Estate Planning Considerations for Restaurant Owners
Authorize a Trusted Person to Act on Your Behalf
- Medical power of attorney.Your physical health and well-being are among the most pressing concerns. Using a medical power of attorney, you can give a trusted family member or friend the authority to make health care decisions on your behalf if you are unconscious or otherwise unable to communicate your wishes. This document, along with a living will specifying your wishes for your end-of-life care, will ensure that you receive the type of medical care you want.
- Durable financial power of attorney. A financial power of attorney will authorize someone you have chosen to make financial decisions on your behalf as specified in the agreement. If you wish, you can authorize your agent to manage all aspects of running your restaurant. A durable power of attorney remains in effect after the principal (you) becomes too ill or disabled to handle the financial matters covered in the document.
Choose a Successor and Decide How to Transfer
- Review partnership or limited liability company (LLC) operating agreement. If your restaurant is a partnership or LLC, the partnership or operating agreement may contain restrictions on transfers which could have an impact on your estate planning. If your restaurant is a franchise, the franchise agreement may also impose restrictions on future transfers. As a result, it is important to review these documents during your estate and business succession planning.
- Think about executing a buy-sell agreement. If you co-own your restaurant with one or more other individuals, it may be beneficial to consider a buy-sell agreement, which is designed to clearly set forth the rights of each of the owners in transferring their interest, making it easier for the owners to exit the business when the time comes.
- Consider life or key person insurance. If a family member, co-owner, or employee wants to purchase your ownership interest in the restaurant at your death, insurance proceeds can provide much-needed liquidity. If you wish to retire, an installment sale may be another solution enabling your successor to purchase the business over several years if they are unable to raise the funds to pay for it as one lump sum.
- Consider a pour-over will and revocable living trust. If you transfer ownership of your restaurant to a revocable living trust during your lifetime, you can continue to retain full control of the business if you name yourself as the trustee. A successor trustee can be designated to take over if you fall ill or pass away and can manage the trust property and make distributions to beneficiaries you have named. The pour-over will ensures that any property not transferred to your trust prior to your death is transferred to it upon your death. This can be a helpful tool if you are unable or forget to transfer your restaurant to the revocable living trust.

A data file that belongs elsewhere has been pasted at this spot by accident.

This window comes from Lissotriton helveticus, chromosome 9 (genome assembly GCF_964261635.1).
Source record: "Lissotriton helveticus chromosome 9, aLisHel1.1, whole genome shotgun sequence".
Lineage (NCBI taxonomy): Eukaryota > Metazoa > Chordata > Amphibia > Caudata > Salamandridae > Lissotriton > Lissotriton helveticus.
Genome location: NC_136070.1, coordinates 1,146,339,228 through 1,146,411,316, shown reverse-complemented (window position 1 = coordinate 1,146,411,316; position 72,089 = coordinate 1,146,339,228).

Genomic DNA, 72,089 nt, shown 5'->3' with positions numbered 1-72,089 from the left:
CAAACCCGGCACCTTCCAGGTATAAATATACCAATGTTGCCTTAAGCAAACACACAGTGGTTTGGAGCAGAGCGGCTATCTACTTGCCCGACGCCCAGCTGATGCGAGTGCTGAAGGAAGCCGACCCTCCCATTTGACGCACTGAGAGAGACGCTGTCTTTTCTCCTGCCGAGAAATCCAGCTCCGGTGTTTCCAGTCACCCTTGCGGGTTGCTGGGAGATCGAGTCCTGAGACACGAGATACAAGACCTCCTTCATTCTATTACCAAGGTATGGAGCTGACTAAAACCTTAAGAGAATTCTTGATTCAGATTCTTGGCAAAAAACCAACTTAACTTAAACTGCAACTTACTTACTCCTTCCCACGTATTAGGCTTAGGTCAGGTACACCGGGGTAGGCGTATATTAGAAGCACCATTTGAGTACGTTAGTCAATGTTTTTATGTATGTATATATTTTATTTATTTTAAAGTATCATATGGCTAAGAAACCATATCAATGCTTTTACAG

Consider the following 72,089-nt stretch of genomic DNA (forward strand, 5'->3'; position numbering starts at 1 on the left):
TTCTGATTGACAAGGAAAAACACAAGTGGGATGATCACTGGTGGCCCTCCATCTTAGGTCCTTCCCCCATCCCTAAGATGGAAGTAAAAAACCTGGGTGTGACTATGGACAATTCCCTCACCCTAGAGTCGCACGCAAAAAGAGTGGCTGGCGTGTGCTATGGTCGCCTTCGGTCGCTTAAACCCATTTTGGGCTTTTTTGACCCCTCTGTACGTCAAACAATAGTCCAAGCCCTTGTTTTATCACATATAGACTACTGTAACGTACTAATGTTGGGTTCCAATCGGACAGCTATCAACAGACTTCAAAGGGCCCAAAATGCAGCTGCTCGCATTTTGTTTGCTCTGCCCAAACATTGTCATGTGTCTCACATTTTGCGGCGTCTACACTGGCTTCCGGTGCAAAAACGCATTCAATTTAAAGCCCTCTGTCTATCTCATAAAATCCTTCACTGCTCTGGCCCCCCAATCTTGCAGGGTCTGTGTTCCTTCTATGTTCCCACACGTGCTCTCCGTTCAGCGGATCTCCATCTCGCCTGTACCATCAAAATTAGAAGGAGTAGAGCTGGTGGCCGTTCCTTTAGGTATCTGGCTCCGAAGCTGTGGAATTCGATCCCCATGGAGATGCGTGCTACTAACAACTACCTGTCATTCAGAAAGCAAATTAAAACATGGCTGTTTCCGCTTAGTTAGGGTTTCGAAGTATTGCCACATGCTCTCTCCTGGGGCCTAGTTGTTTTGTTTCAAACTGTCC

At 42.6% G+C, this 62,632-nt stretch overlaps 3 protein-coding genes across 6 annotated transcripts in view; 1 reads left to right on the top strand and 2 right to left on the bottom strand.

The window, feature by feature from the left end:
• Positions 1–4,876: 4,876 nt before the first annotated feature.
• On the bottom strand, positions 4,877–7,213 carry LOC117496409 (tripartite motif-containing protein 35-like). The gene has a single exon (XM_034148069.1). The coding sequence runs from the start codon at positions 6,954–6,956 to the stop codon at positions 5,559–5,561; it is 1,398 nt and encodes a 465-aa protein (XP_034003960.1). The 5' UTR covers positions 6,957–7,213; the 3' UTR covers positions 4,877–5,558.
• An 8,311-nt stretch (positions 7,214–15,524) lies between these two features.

Business Licenses and Permits
- Change the name on record. If you are operating your restaurant as a sole proprietor, it is not considered a separate legal entity. When you die, your business assets may be transferred to a successor who can then continue to operate it as a new business. Your successor will need to change the name of record on all licenses, permits, and registrations. If your restaurant is a separate legal entity, it will continue to exist even when you pass away, and the business licenses and permits may not need to be amended.
- What about your liquor license? Obviously, not all restaurant owners hold liquor licenses, but for those who do, there are special considerations you and your successor should keep in mind as plans are made to pass the business on to your successor. The transfer of a liquor license is more complex than other transfers of money or property belonging to the business owner. Although the personal representative or successor may be permitted to retain the liquor license until it is time to renew it, it is likely the new owner will need to obtain his or her own liquor license when it expires or complete a transfer application—which may or may not be approved. The new owner of the restaurant may be required under state law to meet certain legal requirements to hold a liquor license. This may involve a lengthy process involving a transfer application, a criminal background check, fees, and other measures designed to ensure regulatory compliance. As a result, it is important to choose a successor that is unlikely to be found unfit to hold a liquor license by the state agency who issues them. If the license is issued to an LLC or other legal entity, the state agency may require disclosure of all of the owners (or membersin the case of an LLC), which could cause additional complications or require certain steps to be taken in the case of a transfer of ownership. Some states may also place restrictions or limitations on trust ownership of license-holding businesses. These considerations should all be discussed with your estate planning attorney to ensure that no disruptions in the operation of your restaurant occur.
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